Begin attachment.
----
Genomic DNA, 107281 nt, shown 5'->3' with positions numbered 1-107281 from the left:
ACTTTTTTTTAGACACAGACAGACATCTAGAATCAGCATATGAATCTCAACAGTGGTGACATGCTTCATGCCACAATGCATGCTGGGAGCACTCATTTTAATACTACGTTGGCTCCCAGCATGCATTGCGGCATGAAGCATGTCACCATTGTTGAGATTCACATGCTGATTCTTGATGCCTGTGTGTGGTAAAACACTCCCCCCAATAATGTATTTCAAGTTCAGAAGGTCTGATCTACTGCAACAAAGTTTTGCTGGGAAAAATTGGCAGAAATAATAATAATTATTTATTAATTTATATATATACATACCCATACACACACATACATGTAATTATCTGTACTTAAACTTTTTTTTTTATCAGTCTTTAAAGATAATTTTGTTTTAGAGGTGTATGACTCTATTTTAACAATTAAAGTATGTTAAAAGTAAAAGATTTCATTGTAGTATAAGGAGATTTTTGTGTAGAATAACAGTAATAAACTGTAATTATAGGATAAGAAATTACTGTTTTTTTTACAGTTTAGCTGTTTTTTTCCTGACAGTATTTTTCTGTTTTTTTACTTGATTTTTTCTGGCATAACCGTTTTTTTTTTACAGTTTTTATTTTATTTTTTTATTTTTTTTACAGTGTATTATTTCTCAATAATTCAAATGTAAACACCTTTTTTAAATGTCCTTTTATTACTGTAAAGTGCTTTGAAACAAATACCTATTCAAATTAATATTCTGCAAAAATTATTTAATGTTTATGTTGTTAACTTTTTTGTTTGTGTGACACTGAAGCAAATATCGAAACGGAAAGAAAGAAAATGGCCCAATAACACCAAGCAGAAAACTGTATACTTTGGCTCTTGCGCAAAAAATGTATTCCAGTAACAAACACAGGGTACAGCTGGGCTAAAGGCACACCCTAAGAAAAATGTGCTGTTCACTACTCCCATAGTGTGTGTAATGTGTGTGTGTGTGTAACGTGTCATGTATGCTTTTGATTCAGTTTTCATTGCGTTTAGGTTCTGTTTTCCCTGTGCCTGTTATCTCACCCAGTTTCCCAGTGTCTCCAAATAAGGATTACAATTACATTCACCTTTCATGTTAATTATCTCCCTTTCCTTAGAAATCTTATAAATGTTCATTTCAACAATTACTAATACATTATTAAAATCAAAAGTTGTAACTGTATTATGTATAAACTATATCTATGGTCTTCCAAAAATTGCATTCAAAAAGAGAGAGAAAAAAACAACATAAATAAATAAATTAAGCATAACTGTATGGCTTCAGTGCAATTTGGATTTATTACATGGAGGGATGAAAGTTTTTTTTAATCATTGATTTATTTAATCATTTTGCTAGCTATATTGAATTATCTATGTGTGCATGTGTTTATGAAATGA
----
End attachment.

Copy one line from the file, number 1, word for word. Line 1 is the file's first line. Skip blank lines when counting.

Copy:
Genomic DNA, 107281 nt, shown 5'->3' with positions numbered 1-107281 from the left: